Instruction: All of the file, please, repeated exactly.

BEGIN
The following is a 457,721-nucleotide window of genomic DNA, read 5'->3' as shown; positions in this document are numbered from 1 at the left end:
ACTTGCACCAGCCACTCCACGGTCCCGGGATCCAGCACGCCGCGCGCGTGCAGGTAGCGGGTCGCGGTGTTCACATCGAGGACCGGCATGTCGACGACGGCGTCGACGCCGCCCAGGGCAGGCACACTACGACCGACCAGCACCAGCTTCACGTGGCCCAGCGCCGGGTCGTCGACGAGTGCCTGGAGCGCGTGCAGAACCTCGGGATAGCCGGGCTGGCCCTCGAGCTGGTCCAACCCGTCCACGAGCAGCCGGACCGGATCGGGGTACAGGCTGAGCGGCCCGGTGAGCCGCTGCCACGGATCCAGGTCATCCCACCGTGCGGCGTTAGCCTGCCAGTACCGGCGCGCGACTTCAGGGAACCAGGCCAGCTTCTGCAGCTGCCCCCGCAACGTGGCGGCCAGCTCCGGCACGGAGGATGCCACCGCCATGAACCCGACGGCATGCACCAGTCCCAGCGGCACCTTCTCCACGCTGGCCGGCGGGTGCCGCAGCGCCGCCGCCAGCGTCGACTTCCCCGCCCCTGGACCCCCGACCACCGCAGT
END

The following is a 457,721-nucleotide window of genomic DNA, read 5'->3' as shown; positions in this document are numbered from 1 at the left end:
ACTTGCACCAGCCACTCCACGGTCCCGGGATCCAGCACGCCGCGCGCGTGCAGGTAGCGGGTCGCGGTGTTCACATCGAGGACCGGCATGTCGACGACGGCGTCGACGCCGCCCAGGGCAGGCACACTACGACCGACCAGCACCAGCTTCACGTGGCCCAGCGCCGGGTCGTCGACGAGTGCCTGGAGCGCGTGCAGAACCTCGGGATAGCCGGGCTGGCCCTCGAGCTGGTCCAACCCGTCCACGAGCAGCCGGACCGGATCGGGGTACAGGCTGAGCGGCCCGGTGAGCCGCTGCCACGGATCCAGGTCATCCCACCGTGCGGCGTTAGCCTGCCAGTACCGGCGCGCGACTTCAGGGAACCAGGCCAGCTTCTGCAGCTGCCCCCGCAACGTGGCGGCCAGCTCCGGCACGGAGGATGCCACCGCCATGAACCCGACGGCATGCACCAGTCCCAGCGGCACCTTCTCCACGCTGGCCGGCGGGTGCCGCAGCGCCGCCGCCAGCGTCGACTTCCCCGCCCCTGGACCCCCGACCACCGCAGT